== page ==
In 9th grade, Lathrop’s class unofficially divided itself into those who decided they were going to college, and those who were not. A large swath of his class wanted to work on the farms that they grew up on, Lathrop said. Teachers doled out available resources to those “chosen few” amongst the college-ready group: the ones with the grades, family background and financial security to actually follow through on the promise of college.

In 7th grade, he was connected with a program through Shepherd University (then-College) called Gateway, that provided him with the chance to see what a college campus was like. In high school, he was selected to receive aid through the U.S. Department of Education’s Upward Bound, which provides resources to first-generation college students based on financial need.

These kinds of programs aid students like these the most; those who just need an extra push towards their FAFSA application or one more school tour to solidify their future career trajectory.

Two-and-a-half degrees into her own education, Robin Nelson found herself making minimum wage at a hospital in Morgantown, West Virginia.

She too had been told throughout life to go to college as a chance to bring her family out of poverty; but nobody told her what to study, a lack of guidance she regrets to this day.

“You have to college, you have to college,” family and teachers said, “but what they should have said is ‘you have to get a degree in an industry that needs you,’” said Nelson.

“They sort of picked us,” she said about her high school experience. She was selected as a WVU McNair Scholar for her undergraduate studies at WVU, which is federally funded through the Department of Education to serve first-generation and income-eligible students. Nelson received extra attention from her guidance counselor in high school to be connected with the program.

“I was one of the ‘smarter kids,’ so I took more science and math,” she said of her high school preparations for college. “The others took vocational classes. All of those kids are now electricians and plumbers, coal miners. Those people make good money. I wish that’s what I could have done.”

In 2009, after an extra year in undergrad, she was awarded a double-bachelor’s’ degree in Criminology and Women’s Studies. Unsatisfied with her options, Nelson said she literally Googled “master’s degree, return on investment” to come to the idea of an MBA, despite the fact that she had never taken a business class in her life. Although she felt like she had to study twice as hard as her peers, she graduated with a 3.9 GPA, at the top of her class at WVU.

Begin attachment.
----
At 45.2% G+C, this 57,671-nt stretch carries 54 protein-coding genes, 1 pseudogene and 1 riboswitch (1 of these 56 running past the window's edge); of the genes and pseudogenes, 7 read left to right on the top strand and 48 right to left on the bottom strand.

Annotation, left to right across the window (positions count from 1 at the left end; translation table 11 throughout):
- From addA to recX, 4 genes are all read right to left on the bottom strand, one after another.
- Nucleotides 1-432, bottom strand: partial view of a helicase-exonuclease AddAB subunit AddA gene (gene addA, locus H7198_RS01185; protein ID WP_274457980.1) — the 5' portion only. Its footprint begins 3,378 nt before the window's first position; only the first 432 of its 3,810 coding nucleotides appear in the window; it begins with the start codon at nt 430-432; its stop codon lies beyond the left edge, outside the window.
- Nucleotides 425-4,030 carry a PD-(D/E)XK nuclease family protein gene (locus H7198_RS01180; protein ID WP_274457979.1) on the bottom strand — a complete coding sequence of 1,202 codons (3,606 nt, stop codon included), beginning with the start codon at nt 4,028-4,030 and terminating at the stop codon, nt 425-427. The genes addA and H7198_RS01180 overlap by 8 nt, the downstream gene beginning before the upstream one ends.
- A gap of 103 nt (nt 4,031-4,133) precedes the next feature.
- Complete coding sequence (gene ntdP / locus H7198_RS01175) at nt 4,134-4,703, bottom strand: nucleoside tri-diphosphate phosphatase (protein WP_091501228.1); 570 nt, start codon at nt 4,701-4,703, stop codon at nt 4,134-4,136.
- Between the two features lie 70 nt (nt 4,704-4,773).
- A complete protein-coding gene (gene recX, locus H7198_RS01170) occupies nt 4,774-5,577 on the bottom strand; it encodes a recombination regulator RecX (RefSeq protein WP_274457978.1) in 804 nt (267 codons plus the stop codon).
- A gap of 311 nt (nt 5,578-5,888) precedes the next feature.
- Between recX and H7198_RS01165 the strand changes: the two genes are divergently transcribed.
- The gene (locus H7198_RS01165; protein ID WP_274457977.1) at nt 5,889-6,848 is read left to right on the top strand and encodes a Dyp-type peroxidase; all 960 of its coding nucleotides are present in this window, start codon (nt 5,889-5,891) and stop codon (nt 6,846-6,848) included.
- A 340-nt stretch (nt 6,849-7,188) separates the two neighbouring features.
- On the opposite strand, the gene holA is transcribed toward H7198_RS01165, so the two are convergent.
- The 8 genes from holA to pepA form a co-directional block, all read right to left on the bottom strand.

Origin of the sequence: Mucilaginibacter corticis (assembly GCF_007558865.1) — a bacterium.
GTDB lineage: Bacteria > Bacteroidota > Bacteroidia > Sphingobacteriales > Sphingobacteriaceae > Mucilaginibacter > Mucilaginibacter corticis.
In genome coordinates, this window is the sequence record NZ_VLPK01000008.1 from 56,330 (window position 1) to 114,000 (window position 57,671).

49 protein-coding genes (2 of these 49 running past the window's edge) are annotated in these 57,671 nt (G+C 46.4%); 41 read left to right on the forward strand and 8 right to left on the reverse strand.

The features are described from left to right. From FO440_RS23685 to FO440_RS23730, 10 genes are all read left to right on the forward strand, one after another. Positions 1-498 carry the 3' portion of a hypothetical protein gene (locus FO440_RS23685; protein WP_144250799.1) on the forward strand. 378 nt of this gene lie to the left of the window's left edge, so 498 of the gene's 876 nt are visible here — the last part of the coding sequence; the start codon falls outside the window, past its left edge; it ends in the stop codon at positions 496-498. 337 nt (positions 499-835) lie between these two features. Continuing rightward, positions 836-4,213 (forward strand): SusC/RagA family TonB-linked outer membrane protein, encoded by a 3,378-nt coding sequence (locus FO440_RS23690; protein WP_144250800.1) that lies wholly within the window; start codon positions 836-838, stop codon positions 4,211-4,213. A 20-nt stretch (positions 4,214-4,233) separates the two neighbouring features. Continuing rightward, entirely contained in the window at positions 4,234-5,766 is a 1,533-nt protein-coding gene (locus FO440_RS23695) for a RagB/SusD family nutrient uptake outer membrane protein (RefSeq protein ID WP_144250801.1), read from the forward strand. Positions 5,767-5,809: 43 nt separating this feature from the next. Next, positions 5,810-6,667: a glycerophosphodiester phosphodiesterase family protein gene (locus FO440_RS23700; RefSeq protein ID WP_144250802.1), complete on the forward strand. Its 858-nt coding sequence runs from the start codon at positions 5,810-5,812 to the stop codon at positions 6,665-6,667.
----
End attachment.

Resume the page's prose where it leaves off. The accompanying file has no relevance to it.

Now her minimum wage job comes with $55,000 in debt.

Her parents never helped with her tuition, insisting that the decision to leave was her choice, but they still expect her to move back to their thousand-person town of Marlinton, West Virginia.

At age 32, Nelson works now as a secretary at the university, but is actively seeking a position that uses her business degree. If she doesn’t find something soon, she’s determined to get her Ph.D, which she believes will afford her more selection in her career.

Nelson said that her current employer chose her because she was the most well-educated person to apply; they were surprised she took it.

The first weekend he came home during his freshman year, Lathrop ran into a fellow student from his class for the first time since leaving mere months prior.

“And he said ‘Oh look, it’s that kid who graduated and went off to college, he thinks he’s fancy now,’” Lathrop said. “And nothing had changed between us, and it was said in passing, but the impression was that he thought I was better than him. Income-based, we are the same.”